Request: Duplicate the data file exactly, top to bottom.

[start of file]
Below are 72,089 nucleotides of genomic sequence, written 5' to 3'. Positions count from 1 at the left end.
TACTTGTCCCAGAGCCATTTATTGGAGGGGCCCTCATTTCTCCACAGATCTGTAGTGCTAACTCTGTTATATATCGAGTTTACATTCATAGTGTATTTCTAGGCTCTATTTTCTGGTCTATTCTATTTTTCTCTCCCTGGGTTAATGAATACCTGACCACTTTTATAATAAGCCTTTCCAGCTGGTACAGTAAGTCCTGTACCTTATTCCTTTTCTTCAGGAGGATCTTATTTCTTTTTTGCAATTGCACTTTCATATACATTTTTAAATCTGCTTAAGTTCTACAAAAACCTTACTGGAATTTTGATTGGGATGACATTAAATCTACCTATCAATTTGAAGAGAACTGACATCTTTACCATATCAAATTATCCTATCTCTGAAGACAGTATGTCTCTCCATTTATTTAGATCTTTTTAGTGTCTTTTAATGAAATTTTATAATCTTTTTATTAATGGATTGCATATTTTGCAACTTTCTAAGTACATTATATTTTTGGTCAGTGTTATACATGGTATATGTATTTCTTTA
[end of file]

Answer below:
Below are 72,089 nucleotides of genomic sequence, written 5' to 3'. Positions count from 1 at the left end.
TACTTGTCCCAGAGCCATTTATTGGAGGGGCCCTCATTTCTCCACAGATCTGTAGTGCTAACTCTGTTATATATCGAGTTTACATTCATAGTGTATTTCTAGGCTCTATTTTCTGGTCTATTCTATTTTTCTCTCCCTGGGTTAATGAATACCTGACCACTTTTATAATAAGCCTTTCCAGCTGGTACAGTAAGTCCTGTACCTTATTCCTTTTCTTCAGGAGGATCTTATTTCTTTTTTGCAATTGCACTTTCATATACATTTTTAAATCTGCTTAAGTTCTACAAAAACCTTACTGGAATTTTGATTGGGATGACATTAAATCTACCTATCAATTTGAAGAGAACTGACATCTTTACCATATCAAATTATCCTATCTCTGAAGACAGTATGTCTCTCCATTTATTTAGATCTTTTTAGTGTCTTTTAATGAAATTTTATAATCTTTTTATTAATGGATTGCATATTTTGCAACTTTCTAAGTACATTATATTTTTGGTCAGTGTTATACATGGTATATGTATTTCTTTA